Using the prompt payment code

I was listening to Radio 5 recently when the debate changed, unexpectedly, to The Prompt Payment Code.

During the ensuing discussion the startling statistic of £30 billion being overdue to small companies by big business was highlighted.

The merits of the Prompt Payment Code, administered by the Institute of Credit Management on behalf of the Department for Business Innovation and Skills, were then outlined along with how you could apply it.

The next day I asked the Finance Director of an online retailer whether anyone ever used this system and to my surprise they said that they were often asked by suppliers for additional amounts under the Prompt Payment Code because they chose to delay payments to suppliers, on occasion, and if those suppliers chose to apply the provisions rather than just wait then so be it. Overall the additional cost of one or two suppliers asking for a bit more was far less than the cost of the next round of funding during the start up phase of that business they said.

Michael Fallon MP, Minister of State for Business and Enterprise has stated that ‘Prompt payment is critical to the cash flow of every business, and especially to smaller businesses within the supply chain. But it is not just the timeliness of payment, though fast payment is always welcome, but rather the certainty of getting paid that is really important, and enables businesses to plan both for their short and longer term futures.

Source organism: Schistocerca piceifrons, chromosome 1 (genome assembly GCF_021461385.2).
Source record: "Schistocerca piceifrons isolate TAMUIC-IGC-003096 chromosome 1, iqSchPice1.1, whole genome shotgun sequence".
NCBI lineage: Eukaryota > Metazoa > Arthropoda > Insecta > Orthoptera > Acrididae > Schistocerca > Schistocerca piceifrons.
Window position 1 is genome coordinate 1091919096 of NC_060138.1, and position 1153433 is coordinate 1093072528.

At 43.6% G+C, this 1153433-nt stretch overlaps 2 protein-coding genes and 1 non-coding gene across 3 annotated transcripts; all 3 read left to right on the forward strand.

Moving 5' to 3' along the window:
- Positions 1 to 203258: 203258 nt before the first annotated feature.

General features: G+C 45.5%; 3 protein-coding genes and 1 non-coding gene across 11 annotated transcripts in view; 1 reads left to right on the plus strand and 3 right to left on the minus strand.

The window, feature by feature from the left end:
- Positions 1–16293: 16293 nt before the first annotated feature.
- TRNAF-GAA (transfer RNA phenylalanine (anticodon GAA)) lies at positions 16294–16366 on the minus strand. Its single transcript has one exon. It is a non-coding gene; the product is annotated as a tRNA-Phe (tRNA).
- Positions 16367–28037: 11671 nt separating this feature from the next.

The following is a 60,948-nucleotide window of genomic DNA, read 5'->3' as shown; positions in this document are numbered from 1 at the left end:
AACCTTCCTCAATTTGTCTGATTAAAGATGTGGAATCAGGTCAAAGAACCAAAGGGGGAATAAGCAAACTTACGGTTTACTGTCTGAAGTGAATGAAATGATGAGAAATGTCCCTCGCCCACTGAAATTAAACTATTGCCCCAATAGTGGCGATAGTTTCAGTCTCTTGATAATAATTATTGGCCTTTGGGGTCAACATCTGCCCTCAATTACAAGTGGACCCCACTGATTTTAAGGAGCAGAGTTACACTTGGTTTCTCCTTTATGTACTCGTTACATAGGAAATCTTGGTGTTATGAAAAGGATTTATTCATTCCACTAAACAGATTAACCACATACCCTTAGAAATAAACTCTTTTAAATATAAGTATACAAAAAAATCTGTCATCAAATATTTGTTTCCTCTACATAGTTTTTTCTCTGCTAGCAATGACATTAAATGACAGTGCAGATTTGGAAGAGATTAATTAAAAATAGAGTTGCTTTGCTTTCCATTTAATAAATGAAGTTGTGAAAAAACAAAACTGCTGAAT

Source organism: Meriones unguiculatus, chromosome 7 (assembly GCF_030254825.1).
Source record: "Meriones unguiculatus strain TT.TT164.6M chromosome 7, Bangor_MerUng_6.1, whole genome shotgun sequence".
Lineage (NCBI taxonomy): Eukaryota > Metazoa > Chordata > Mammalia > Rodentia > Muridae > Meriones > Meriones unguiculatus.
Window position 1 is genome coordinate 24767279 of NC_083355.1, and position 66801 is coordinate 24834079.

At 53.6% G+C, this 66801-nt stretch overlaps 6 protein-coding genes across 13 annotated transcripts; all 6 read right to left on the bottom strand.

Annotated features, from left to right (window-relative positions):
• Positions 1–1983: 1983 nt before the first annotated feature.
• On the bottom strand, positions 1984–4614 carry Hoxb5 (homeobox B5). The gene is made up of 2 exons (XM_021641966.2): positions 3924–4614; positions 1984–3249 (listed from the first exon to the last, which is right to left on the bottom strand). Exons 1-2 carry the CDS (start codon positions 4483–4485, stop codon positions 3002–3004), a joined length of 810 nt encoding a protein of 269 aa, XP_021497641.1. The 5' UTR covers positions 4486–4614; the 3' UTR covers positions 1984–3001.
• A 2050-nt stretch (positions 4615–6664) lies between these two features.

The Prompt Payment Code is about encouraging and promoting best practice between organisations and their suppliers. Signatories to the Code commit to paying their suppliers within clearly defined terms, and commit also to ensuring there is a proper process for dealing with any issues that may arise. This means that suppliers can build stronger relationships with their customers, safe in the knowledge that they will be paid, and confident that they are working with a business that values the service they deliver. Independent analysis by Experian suggests that current signatories to the Code represent over 60% of total UK supply chain value, so the Code is making a difference.’

So there you have it: ask your customers whether they have signed up to the Code and if they have perhaps you’ll get paid a little earlier than you might have done or at least know when to expect payment. In which case it’s cash for the price of a phonecall.

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